Tens of thousands of people have received demands to repay alleged overpayments of government benefits – often decades old – plunging them into a Kafkaesque struggle against a faceless bureaucracy.
This is what happens when the government targets you for zombie debt collection.
You receive a letter from your state’s department of human services claiming that you were “overissued” $4,132 in food stamp and cash benefits in the 1980s. Enclosed is a copy of the original overpayment notice they say they sent you when you were still listening to Madonna and Bobby Brown.
You don’t remember ever seeing it before.
The letter informs you that, since you didn’t respond immediately three decades ago, your 90-day window to request a fair hearing and contest the overpayment has closed. You now have a debt, and it’s past due.
The state threatens to refer this debt to the United States Department of Treasury, which has the power to withhold your federal tax return, your earned income tax credit, a portion of your military retirement pay – even your social security disability check. You are barely making ends meet, so the financial loss might mean doing without meals, a utilities shutoff, or skimping on medication.
If they can’t get the money from you, they will withhold your adult children’s tax returns. You read this correctly: the federal government will take your children’s money to resolve a 30-year-old alleged public benefits overpayment.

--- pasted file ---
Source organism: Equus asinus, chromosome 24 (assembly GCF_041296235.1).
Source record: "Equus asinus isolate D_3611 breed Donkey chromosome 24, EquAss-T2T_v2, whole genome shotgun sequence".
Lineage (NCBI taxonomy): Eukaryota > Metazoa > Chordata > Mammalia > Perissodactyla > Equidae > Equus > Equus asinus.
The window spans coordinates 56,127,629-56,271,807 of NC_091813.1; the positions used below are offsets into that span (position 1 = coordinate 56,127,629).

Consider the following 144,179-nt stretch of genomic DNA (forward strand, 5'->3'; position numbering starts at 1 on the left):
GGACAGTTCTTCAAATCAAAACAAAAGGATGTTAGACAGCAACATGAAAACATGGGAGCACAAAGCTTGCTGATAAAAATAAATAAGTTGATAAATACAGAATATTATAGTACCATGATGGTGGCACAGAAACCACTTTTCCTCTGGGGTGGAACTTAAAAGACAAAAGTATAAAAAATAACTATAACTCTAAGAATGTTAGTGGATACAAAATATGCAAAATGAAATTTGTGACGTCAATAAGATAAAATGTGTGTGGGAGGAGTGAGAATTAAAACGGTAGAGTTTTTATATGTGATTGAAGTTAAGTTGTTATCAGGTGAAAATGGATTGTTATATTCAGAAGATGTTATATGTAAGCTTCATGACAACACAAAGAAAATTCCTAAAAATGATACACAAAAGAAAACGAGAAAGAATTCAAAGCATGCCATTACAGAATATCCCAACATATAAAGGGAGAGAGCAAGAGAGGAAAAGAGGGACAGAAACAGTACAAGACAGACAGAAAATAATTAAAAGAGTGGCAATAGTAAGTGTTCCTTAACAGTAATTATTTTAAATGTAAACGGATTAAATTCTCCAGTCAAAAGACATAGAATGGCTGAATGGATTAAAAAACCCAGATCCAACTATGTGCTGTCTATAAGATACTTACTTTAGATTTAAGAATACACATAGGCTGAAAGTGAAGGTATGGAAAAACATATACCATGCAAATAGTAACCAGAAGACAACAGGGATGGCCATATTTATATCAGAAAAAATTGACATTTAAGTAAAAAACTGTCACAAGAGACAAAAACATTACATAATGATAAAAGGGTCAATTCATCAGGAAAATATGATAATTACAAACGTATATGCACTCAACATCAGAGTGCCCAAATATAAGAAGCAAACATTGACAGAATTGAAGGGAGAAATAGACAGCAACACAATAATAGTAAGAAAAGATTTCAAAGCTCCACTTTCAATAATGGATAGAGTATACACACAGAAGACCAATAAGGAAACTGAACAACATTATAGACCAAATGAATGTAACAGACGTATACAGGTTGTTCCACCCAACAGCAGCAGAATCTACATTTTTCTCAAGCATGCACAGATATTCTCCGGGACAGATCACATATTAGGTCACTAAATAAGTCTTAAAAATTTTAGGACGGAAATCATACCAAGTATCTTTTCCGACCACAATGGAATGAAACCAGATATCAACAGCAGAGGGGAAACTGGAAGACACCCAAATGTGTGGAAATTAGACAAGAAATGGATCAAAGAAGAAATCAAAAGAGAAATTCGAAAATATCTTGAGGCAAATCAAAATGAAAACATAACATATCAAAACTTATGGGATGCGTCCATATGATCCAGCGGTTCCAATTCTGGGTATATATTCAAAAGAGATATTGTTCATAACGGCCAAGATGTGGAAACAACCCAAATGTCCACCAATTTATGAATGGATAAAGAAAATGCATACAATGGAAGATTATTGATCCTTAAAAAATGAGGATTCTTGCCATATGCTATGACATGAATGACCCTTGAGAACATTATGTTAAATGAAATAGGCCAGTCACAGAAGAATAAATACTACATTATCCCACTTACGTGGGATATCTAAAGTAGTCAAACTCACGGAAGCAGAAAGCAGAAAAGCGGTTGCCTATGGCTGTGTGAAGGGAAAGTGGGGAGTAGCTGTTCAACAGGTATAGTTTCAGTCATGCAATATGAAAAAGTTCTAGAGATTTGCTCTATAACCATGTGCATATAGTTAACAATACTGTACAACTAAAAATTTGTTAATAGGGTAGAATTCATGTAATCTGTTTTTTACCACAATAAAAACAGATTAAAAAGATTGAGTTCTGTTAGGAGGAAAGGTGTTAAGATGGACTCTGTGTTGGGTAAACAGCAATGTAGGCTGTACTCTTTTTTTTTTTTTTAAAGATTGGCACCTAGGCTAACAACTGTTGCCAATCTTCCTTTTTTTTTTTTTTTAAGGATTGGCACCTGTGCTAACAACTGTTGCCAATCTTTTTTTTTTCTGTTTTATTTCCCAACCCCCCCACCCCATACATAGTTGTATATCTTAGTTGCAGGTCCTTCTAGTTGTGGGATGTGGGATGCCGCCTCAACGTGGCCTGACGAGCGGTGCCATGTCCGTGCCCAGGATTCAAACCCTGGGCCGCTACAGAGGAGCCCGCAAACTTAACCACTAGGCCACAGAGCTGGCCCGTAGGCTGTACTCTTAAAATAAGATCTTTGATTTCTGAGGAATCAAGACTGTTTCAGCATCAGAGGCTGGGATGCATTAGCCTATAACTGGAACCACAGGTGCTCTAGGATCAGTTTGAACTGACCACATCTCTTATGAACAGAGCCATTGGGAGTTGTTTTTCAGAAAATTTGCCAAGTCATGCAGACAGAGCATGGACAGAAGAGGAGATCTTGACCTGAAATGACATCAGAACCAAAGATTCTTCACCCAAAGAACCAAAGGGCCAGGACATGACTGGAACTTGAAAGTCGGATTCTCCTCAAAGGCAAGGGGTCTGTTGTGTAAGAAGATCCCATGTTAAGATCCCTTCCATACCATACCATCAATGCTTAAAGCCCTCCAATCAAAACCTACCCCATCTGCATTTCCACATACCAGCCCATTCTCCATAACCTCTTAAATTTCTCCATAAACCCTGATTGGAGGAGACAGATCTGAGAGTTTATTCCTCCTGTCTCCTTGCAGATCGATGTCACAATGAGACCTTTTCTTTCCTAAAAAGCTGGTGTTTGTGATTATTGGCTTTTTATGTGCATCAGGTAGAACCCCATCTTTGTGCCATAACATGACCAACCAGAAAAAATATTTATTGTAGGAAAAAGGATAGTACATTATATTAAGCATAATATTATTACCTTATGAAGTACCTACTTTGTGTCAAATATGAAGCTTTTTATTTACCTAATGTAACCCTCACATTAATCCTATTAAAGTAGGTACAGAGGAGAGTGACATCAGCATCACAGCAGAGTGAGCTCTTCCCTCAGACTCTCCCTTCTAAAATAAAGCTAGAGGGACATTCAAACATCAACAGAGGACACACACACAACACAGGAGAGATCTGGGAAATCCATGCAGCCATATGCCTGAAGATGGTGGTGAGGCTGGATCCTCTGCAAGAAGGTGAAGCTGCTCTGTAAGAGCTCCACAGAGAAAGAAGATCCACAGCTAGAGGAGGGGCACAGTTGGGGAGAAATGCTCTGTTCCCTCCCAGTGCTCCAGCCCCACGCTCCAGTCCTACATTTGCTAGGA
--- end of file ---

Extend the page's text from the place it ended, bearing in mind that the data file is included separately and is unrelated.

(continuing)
You have few options if you want to avoid this: you can pay the whole balance immediately, set up a monthly payment plan, or request an administrative review. But the process is impossibly Kafkaesque: you have to send evidence that you don’t owe the debt, so you’ll need to find three-decade-old pay stubs and household expense receipts. And who can do that?
If you’re lucky, you’ll eventually argue your case in front of an administrative law judge. But she’ll work for the very agency that sent you the letter.
You have no right to free legal representation, so if you can’t find a legal aid or pro bono lawyer, you’re entirely on your own.
With quiet but devastating regularity, zombie debt notices are arriving at the homes of tens of thousands across the US – courtesy of the government and with the assistance of heavyweight tech companies. The Guardian can reveal that predatory policy changes, turbocharged by digital innovations, are producing a wave of aggressive debt collection that stretches back decades and targets the nation’s most vulnerable.